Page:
At no time is an itchy male organ welcome, but it’s especially distressing when the itch is caused by the unwanted presence of those nasty parasites, crabs, also called crabs.
There are a lot of things that come with owning a male organ, and unfortunately the prospect of the occasional itchy manhood is one of them. Although having to scratch every now and then is not a big deal, it can become annoying, distracting and downright embarrassing when that itching becomes chronic – such as is typically the case when the cause of that itch is the dreaded crabs. Paying enhanced attention to male organ health can help to diminish the chance of acquiring crabs. But even so, accidents can happen, and a man should be prepared to know how to deal with these unwelcome visitors.
Most adults can recall “lice scares” at their schools, incidences in which a child brought head lice to school, which spread from one student to the next. Crabs are related to head lice, but fortunately are not as easily spread.
Called crabs due to their crab-like appearance, they are tiny – usually less than one-tenth of an inch. They are parasites that typically live in the male organ area, although occasionally they can be found in other hairy parts of the body, such as the armpits or the chest. These tiny insects are harmless in the sense that they don’t spread disease, but once they get in the skin and start feeding, they produce a hard-to-resist urge to scratch.
Most of the time, crabs are passed on through skin-on-skin contact while engaging in sensual activity; more rarely, they can be caught from the bedsheets or towels of an infected person. Since the lice tend to congregate in the member hair rather than on the manhood shaft, wearing a rubber protective device is not usually effective in preventing crabs from spreading.
Since the lice tend to make their home in member area hair, it has often been assumed that shaving the male organ area is a good way to rid the body of these pests. The theory is that often the act of shaving itself will get rid of the lice, and the absence of a warm, hairy place to hide will make it easy to spot and dispose of any lingering invaders.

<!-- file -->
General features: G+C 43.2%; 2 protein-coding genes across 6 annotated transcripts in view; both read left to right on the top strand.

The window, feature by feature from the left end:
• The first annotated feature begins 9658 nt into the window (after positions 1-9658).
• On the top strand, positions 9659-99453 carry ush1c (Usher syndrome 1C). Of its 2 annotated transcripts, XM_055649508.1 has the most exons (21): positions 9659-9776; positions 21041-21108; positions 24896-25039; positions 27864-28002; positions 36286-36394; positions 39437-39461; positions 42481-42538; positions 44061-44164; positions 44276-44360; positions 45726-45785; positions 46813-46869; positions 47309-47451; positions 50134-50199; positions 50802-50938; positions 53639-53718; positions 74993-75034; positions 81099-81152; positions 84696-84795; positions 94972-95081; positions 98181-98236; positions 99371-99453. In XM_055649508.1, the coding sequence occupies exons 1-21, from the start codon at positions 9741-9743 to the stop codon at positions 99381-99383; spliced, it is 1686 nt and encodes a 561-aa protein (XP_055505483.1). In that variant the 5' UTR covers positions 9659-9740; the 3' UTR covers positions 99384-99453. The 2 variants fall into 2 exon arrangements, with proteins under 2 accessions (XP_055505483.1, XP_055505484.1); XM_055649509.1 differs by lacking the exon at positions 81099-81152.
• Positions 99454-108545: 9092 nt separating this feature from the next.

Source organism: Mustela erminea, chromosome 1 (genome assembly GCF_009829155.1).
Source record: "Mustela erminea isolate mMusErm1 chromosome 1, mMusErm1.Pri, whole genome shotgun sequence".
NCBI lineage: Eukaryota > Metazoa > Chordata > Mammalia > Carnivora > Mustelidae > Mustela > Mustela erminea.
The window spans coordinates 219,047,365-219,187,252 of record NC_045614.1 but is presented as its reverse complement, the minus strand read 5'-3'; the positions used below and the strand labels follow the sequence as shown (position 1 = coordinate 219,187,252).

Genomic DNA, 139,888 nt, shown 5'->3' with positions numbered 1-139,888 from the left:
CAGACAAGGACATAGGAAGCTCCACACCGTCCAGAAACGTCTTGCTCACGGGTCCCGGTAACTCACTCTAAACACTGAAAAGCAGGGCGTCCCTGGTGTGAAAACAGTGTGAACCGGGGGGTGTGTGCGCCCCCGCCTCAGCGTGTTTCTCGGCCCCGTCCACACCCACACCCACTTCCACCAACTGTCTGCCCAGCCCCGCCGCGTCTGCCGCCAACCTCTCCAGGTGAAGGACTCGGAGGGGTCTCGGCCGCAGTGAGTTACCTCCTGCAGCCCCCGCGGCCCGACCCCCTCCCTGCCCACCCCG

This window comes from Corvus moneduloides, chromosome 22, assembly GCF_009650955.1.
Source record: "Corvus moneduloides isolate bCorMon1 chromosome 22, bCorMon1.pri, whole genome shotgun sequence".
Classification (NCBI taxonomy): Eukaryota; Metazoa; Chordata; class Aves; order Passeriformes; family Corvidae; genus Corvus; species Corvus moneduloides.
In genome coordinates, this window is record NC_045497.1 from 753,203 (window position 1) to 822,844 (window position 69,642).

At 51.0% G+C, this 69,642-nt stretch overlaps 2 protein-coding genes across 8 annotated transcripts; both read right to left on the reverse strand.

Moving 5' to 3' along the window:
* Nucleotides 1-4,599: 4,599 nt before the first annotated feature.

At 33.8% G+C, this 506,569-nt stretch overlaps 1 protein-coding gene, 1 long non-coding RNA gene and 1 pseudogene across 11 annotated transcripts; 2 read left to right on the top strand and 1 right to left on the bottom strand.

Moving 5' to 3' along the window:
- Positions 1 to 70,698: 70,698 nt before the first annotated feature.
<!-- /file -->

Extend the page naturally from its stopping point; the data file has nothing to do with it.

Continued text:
But that’s not really a correct assumption. While it’s true that the razor can dispose of some of these crabs, it catches only a small percentage of them. Many more are left on the skin, and because they are so small, it is difficult to find them with the naked eye.
So does that mean a guy shouldn’t shave? Not at all. While shaving the manhood may not cure an itchy male organ caused by crabs, it does make the area more inhospitable to them and also makes it easier for a doctor to spot them with a magnifying lens. In addition, the absence of a thick thatch of hair makes it easier to apply products that can be helpful in getting rid of the pests.
Once the area has been shaved, it is more receptive to medications that can kill the crabs. Although there are over-the-counter medications that work well, it’s wise to check with a doctor first to determine the most effective course of action to take.
Crabs are more an annoyance than anything else, but an itchy male organ can cause a man embarrassment and be bad for his self-esteem. The urge to scratch can be decreased via regular use of a superior male organ health crème(health professionals recommend Man1 Man Oil, which is clinically proven mild and safe for skin). Male member skin that is well-hydrated is less likely to require itching, so using a crème with a combination of excellent moisturizers (such as Shea butter and vitamin E) is strongly encouraged. In addition, be sure the crème is equipped to keep the manhood skin is overall good health; a crème with alpha lipoic acid, a powerful antioxidant that fights free radicals and resultant oxidative stress, can be especially beneficial.